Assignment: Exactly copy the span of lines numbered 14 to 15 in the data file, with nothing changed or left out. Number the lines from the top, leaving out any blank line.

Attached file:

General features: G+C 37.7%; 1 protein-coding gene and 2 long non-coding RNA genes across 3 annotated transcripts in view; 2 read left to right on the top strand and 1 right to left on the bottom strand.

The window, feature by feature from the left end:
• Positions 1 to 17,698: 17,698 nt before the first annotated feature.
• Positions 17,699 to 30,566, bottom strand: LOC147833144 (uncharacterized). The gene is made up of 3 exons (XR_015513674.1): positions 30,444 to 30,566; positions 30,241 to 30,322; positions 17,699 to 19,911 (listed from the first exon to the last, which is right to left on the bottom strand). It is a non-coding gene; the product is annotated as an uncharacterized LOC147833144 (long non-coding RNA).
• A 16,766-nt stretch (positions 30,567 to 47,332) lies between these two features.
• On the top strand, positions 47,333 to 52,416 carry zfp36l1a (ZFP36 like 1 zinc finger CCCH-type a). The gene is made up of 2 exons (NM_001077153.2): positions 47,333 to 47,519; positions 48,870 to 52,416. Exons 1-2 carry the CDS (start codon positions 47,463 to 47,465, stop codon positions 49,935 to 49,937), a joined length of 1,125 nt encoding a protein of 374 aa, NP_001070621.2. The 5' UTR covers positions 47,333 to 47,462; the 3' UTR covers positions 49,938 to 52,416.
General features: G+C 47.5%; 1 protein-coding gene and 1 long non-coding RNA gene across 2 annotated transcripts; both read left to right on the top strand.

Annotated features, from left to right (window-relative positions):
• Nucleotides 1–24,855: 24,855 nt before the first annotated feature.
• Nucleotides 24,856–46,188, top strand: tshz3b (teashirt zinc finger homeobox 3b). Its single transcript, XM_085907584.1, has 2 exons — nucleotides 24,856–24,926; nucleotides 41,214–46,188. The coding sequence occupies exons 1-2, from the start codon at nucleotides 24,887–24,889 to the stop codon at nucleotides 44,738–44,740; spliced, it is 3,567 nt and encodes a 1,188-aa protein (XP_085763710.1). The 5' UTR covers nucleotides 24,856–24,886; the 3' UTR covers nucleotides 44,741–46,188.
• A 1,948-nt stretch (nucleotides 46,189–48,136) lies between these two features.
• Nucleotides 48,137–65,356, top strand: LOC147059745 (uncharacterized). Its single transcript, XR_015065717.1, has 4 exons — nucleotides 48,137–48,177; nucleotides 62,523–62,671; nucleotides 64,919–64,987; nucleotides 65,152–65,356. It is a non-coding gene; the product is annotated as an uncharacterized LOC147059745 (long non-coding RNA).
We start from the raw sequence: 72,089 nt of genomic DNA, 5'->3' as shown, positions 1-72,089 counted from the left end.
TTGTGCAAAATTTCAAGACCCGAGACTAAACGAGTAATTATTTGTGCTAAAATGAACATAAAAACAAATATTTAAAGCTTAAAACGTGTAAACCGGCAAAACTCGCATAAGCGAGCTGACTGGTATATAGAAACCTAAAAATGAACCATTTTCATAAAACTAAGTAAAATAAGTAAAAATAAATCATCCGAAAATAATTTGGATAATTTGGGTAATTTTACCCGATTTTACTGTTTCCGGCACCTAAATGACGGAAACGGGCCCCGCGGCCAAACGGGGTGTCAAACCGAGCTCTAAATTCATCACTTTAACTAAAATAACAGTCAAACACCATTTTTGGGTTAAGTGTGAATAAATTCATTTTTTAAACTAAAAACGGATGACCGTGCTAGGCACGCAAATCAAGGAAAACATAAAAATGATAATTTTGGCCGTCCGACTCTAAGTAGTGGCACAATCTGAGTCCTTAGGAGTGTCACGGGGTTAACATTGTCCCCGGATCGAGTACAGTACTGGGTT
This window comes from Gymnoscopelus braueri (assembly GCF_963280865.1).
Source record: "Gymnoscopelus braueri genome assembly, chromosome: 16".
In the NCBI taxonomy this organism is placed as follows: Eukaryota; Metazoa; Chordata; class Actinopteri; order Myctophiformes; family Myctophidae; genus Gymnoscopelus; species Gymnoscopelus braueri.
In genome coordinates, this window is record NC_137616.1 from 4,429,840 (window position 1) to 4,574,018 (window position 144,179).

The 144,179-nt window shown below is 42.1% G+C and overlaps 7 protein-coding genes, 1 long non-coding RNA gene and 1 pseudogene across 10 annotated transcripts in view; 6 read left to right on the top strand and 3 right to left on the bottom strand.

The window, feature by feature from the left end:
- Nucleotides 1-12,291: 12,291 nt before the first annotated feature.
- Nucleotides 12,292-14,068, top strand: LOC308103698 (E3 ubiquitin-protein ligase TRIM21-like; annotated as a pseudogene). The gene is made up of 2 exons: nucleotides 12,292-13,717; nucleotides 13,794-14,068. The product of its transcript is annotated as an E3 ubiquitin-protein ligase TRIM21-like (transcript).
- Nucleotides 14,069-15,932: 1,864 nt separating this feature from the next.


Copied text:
TTGTGCAAAATTTCAAGACCCGAGACTAAACGAGTAATTATTTGTGCTAAAATGAACATAAAAACAAATATTTAAAGCTTAAAACGTGTAAACCGGCAAAACTCGCATAAGCGAGCTGACTGGTATATAGAAACCTAAAAATGAACCATTTTCATAAAACTAAGTAAAATAAGTAAAAATAAATCATCCGAAAATAATTTGGATAATTTGGGTAATTTTACCCGATTTTACTGTTTCCGGCACCTAAATGACGGAAACGGGCCCCGCGGCCAAACGGGGTGTCAAACCGAGCTCTAAATTCATCACTTTAACTAAAATAACAGTCAAACACCATTTTTGGGTTAAGTGTGAATAAATTCATTTTTTAAACTAAAAACGGATGACCGTGCTAGGCACGCAAATCAAGGAAAACATAAAAATGATAATTTTGGCCGTCCGACTCTAAGTAGTGGCACAATCTGAGTCCTTAGGAGTGTCACGGGGTTAACATTGTCCCCGGATCGAGTACAGTACTGGGTT
This window comes from Gymnoscopelus braueri (assembly GCF_963280865.1).